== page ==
In northwest Alaska, where I hunt, we have some magical country – mountain ranges to the north with deep valleys and creek drainages lined with spruce trees, alders and willows. Wildlife is abundant in the fall, but without a careful eye it cannot be seen due to the camouflage created by the dense foliage. The winter, however, is a bit different. The landscape is frosted white and animals stand out. It’s quite a sight to see these ancient beasts with shaggy coats plowing through the deep snow.
Over the years I’ve taken several musk oxen in this terrain, and each hunt has been a unique experience lined with a number of difficulties. Whether it was climbing rocks or simply braving the wind and cold to get into position for the shot, hunting musk ox in this extreme terrain offers bowhunters the ultimate challenge. You will most definitely have the snow and ice to deal with, and the prospect of getting close can be quite dangerous, especially if the bull doesn’t like the fit of your snow pants.
A few years back we were sledding up a familiar drainage when we cut a fresh set of tracks. It was evident by the rounded groove of the track that it was a musk ox. What we didn’t know was how many were in the group or if this was just a wandering loner.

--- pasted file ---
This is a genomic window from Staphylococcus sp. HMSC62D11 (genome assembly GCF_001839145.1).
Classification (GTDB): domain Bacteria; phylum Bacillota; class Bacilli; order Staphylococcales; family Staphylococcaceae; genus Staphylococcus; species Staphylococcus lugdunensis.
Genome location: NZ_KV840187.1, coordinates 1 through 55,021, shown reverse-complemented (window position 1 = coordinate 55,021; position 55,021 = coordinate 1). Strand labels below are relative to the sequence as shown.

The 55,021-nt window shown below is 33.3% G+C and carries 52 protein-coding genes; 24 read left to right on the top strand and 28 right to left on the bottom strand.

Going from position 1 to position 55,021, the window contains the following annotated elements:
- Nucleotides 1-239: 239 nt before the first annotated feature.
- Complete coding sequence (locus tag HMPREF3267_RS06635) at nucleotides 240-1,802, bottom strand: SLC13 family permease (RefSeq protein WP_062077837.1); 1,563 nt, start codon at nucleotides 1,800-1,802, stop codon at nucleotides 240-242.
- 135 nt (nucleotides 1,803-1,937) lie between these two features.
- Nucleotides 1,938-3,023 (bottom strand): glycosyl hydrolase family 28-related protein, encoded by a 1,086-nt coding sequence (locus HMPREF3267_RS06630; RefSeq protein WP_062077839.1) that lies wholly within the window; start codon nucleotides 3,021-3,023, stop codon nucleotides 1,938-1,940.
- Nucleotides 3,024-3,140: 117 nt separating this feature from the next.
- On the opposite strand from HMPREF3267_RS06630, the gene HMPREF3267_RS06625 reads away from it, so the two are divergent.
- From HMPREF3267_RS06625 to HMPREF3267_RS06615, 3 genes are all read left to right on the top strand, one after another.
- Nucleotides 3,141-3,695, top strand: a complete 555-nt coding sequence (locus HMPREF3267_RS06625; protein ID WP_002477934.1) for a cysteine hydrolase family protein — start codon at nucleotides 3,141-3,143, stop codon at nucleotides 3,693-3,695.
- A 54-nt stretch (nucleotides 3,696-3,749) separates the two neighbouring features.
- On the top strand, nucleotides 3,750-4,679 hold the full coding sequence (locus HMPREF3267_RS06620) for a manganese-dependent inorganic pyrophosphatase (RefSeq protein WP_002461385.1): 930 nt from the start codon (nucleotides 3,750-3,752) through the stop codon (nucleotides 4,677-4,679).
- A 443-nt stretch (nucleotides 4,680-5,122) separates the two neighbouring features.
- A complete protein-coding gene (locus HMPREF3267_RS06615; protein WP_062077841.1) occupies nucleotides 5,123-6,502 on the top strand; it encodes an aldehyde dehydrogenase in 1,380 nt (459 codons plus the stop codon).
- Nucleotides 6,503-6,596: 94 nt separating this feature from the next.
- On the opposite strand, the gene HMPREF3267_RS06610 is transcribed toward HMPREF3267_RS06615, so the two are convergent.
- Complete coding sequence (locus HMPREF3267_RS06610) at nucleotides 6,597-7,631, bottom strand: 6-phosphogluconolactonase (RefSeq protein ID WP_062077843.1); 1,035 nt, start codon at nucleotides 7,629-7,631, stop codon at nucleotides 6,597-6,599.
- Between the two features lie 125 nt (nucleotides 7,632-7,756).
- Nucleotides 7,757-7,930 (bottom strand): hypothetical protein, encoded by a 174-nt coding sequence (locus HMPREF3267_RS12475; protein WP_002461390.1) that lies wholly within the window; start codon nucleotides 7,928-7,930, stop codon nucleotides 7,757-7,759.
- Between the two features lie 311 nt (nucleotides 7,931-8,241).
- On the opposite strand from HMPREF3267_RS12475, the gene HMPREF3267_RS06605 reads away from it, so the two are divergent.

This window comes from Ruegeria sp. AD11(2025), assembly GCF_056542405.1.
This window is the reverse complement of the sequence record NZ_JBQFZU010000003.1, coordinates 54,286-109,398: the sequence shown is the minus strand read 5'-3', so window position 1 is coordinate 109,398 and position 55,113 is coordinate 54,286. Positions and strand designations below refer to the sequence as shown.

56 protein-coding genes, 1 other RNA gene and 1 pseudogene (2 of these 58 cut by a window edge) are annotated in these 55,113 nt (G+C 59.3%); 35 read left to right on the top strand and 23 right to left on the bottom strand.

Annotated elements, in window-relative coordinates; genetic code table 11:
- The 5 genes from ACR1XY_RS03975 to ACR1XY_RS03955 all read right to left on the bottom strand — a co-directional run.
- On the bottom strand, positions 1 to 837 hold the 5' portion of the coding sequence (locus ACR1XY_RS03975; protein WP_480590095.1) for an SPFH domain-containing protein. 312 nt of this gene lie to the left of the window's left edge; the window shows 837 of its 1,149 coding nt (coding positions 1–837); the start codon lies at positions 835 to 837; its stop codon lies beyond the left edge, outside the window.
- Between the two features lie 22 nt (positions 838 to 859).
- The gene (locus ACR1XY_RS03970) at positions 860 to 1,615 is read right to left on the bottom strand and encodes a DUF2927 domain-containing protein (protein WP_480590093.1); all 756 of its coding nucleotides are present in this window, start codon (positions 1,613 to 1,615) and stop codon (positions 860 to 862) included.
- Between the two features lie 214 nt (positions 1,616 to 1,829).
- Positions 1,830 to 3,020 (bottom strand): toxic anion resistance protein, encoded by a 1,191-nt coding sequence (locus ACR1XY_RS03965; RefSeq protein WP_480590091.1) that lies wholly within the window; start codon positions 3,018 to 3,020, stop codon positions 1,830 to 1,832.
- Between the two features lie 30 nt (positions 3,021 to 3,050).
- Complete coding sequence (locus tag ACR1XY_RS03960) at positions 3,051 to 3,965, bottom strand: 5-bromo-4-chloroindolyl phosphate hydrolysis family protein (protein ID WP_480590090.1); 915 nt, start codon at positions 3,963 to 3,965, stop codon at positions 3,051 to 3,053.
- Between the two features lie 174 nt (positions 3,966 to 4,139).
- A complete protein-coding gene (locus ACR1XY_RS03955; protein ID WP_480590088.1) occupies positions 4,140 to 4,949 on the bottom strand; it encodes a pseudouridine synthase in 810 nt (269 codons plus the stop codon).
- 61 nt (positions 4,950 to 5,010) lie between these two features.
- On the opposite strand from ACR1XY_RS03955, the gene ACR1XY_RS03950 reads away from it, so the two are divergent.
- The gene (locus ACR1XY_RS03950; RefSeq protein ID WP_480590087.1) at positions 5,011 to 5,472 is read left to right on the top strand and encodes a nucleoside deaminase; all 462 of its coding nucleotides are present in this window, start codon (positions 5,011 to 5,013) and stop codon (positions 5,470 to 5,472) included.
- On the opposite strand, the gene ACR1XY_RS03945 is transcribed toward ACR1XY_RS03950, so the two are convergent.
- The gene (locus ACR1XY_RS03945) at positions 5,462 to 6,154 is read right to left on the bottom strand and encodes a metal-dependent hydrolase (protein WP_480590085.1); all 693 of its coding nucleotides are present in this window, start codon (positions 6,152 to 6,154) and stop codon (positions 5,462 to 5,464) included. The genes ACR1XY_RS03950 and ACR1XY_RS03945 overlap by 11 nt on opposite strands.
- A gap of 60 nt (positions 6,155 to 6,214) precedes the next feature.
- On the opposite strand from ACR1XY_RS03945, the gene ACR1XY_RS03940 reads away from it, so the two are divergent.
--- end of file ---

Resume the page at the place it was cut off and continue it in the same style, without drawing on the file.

We followed the tracks toward the mountains, but as we made our way past the first summit, something – veteran musk ox wisdom I guess – told me to stop and look back at the jagged rocks we’d just passed. Sure enough, nestled between two boulders like a tick was a lone bull watching us. I couldn’t believe it. We actually passed by him the first time, and these creatures aren’t small. This should give you an idea of the sheer size and magnitude of this country.
My partner and I quickly turned around and headed to the backside of the mountain. Upon getting into position, I quickly untied my bow case, grabbed my Bowtech and started the climb. Though I’d shot and stored my bow in these brutal conditions before, the almost-unbearable-even-by-Alaska-standards cold kept the thought of equipment failure at the forefront of my mind.